This book has two complementary aims: to improve our grasp of the ideas about Greek enclitics that ancient and medieval scholars have passed down to us, and to show how a close examination of these sources yields new answers to questions concerning the facts of the ancient Greek language itself. New critical editions of the most extensive surviving ancient and medieval texts on Greek enclitics, together with translations into English, lay the foundations for an improved understanding of thought on Greek enclitics in those periods. Stephanie Roussou and Philomen Probert then draw out the main doctrines and the conceptual apparatus and metaphors that were used to think and talk about enclitic accents, consider the antiquity of these ideas within the Greek grammatical tradition, and make use of both ancient and medieval sources to explore two much-debated questions about the facts of the language itself.
Studying the Indo-European languages means having a privileged viewpoint on diachronic language change, because of their relative wealth of documentation, which spans over more than three millennia with almost no interruption, and their cultural position that they have enjoyed in human history. The chapters in this volume investigate case-studies in several ancient Indo-European languages (Ancient Greek, Latin, Hittite, Luwian, Sanskrit, Avestan, Old Persian, Armenian, Albanian) through the lenses of contact, variation, and reconstruction, in an interdisciplinary and intradisciplinary way. This reveals at the same time the multiplicity and the unity of our discipline(s), both by showing what kind of results the adoption of modern theories on “old” material can yield, and by underlining the centrality and complexity of the text in any research related to ancient languages.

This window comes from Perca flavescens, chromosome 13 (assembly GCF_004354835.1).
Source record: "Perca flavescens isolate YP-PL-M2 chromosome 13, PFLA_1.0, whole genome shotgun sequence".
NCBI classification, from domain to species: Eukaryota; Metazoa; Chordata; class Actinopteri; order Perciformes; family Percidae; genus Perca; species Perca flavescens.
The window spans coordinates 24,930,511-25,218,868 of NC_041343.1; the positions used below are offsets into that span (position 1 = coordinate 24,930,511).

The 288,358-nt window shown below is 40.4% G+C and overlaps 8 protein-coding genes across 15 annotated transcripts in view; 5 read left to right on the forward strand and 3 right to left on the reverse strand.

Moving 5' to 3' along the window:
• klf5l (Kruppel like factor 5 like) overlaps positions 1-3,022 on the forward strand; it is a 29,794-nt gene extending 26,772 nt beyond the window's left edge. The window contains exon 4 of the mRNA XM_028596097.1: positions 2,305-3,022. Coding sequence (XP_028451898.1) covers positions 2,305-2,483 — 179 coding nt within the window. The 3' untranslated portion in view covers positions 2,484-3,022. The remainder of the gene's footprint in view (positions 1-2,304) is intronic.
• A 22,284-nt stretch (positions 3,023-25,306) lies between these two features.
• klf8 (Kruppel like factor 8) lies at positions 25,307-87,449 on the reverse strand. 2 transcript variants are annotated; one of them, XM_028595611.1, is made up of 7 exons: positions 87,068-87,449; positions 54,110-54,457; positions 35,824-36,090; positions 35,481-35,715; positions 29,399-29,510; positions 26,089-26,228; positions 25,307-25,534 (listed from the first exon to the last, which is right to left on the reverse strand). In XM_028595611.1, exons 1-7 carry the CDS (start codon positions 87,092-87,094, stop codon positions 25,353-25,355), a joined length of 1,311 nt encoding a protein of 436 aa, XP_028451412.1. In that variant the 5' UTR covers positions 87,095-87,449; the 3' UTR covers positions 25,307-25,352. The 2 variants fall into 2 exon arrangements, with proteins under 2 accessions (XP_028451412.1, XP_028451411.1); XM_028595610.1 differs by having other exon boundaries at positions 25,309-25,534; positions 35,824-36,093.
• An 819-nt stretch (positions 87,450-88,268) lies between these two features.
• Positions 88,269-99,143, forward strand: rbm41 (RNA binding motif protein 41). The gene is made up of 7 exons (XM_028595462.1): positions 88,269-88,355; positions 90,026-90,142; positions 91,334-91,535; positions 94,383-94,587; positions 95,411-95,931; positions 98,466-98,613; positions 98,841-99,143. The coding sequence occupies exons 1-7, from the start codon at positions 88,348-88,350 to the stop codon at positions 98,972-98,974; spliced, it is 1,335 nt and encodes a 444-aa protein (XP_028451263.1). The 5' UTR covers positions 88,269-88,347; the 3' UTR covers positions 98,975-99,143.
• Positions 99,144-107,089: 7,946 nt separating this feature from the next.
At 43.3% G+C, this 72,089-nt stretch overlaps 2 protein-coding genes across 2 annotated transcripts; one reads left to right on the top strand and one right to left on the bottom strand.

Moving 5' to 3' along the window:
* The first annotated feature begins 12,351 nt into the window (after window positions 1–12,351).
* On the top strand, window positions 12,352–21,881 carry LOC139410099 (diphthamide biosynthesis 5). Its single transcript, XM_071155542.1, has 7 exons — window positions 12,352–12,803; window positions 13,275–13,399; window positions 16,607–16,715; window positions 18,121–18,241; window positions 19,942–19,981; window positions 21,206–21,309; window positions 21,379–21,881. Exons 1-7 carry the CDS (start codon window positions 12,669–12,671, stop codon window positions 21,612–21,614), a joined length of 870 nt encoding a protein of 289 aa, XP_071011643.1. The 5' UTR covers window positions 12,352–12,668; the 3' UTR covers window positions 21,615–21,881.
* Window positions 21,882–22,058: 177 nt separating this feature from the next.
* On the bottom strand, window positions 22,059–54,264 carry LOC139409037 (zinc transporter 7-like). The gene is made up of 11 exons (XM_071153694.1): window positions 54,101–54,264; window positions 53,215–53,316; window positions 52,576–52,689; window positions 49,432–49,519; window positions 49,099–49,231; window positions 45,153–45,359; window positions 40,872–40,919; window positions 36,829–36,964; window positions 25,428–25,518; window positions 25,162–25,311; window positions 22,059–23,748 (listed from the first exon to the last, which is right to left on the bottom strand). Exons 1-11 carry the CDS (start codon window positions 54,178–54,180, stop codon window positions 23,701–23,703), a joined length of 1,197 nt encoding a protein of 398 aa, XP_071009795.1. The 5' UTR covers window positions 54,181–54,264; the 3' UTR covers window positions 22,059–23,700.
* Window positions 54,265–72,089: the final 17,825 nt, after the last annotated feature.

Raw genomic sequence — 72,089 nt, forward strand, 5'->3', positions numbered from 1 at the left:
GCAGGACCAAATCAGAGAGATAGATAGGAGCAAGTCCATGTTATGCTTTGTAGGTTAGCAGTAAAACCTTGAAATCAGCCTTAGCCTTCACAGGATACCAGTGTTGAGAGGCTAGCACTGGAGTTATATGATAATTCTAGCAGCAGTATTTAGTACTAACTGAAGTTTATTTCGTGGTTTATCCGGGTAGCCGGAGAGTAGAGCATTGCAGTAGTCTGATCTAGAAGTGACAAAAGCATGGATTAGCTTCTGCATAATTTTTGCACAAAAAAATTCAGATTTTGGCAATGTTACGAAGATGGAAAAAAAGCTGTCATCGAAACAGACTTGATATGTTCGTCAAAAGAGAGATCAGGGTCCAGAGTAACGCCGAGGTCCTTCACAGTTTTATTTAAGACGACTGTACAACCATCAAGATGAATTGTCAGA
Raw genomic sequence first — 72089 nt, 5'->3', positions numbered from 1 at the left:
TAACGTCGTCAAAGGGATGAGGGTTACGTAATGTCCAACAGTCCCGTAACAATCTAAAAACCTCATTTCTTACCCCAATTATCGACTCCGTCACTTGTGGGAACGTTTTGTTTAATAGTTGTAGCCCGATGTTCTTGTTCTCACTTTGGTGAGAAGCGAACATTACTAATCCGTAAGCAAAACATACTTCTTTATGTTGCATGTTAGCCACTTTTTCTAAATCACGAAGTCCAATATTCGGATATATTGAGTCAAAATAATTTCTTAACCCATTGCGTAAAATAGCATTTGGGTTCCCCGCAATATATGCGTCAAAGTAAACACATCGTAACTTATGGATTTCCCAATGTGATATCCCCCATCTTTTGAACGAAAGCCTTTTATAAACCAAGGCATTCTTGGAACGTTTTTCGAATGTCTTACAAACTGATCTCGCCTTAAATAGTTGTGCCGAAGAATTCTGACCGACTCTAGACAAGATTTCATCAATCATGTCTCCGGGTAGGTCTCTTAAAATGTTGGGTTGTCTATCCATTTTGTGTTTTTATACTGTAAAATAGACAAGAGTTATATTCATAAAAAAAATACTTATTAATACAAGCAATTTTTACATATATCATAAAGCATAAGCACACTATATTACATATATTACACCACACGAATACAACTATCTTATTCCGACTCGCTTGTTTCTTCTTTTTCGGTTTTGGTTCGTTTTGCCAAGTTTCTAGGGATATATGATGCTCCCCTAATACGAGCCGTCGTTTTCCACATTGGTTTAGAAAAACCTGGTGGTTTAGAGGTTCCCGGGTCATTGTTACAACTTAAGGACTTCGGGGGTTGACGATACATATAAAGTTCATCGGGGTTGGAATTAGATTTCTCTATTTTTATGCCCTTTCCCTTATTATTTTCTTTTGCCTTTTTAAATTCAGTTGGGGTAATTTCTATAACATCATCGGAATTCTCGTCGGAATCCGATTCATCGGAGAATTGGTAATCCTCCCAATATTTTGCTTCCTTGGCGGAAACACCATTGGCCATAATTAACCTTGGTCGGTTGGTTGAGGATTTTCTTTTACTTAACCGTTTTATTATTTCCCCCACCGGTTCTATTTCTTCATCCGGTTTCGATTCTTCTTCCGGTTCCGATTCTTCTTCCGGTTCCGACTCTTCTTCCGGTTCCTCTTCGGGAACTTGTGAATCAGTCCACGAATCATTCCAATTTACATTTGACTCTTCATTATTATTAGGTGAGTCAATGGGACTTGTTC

The aim of this book is to provide new insights on the multi-faceted topic of the relationships between ancient Greece and ancient Anatolia before the Classical era. This is a rapidly evolving field of enquiry, thanks to the recent advances in our understanding of the Anatolian languages and the ever-growing availability of primary evidence. The chapters in this volume investigate the question of Graeco-Anatolian contacts from various points of view and with a specifically linguistic and textual focus. The nature of the evidence calls for an interdisciplinary approach, and the contributions presented here range from writing systems to contact linguistics, without excluding the analysis of cultural motifs and religious practices in both literary texts and non-literary evidence.
This volume brings together contributions on Greek and Latin rhetoric, metre and stylistics that friends and colleagues offer in memory of Daniele Cosimo Mastai, who prematurely passed away in 2016. He had a great interest in Greek and Latin oratory and rhythmic prose, areas on which this volume aims to offer new contributions and research directions.